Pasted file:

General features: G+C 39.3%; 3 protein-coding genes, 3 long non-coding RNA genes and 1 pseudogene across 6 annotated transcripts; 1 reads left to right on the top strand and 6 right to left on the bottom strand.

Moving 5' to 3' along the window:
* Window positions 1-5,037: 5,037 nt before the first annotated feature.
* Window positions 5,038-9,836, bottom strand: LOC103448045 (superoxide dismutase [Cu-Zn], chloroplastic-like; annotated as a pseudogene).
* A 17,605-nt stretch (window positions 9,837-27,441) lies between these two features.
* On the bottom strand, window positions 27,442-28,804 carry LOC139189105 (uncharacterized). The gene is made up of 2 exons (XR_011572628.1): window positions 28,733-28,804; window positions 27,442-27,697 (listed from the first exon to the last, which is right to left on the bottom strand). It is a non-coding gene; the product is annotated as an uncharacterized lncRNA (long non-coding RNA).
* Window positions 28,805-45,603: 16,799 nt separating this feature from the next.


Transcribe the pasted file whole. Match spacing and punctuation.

General features: G+C 39.3%; 3 protein-coding genes, 3 long non-coding RNA genes and 1 pseudogene across 6 annotated transcripts; 1 reads left to right on the top strand and 6 right to left on the bottom strand.

Moving 5' to 3' along the window:
* Window positions 1-5,037: 5,037 nt before the first annotated feature.
* Window positions 5,038-9,836, bottom strand: LOC103448045 (superoxide dismutase [Cu-Zn], chloroplastic-like; annotated as a pseudogene).
* A 17,605-nt stretch (window positions 9,837-27,441) lies between these two features.
* On the bottom strand, window positions 27,442-28,804 carry LOC139189105 (uncharacterized). The gene is made up of 2 exons (XR_011572628.1): window positions 28,733-28,804; window positions 27,442-27,697 (listed from the first exon to the last, which is right to left on the bottom strand). It is a non-coding gene; the product is annotated as an uncharacterized lncRNA (long non-coding RNA).
* Window positions 28,805-45,603: 16,799 nt separating this feature from the next.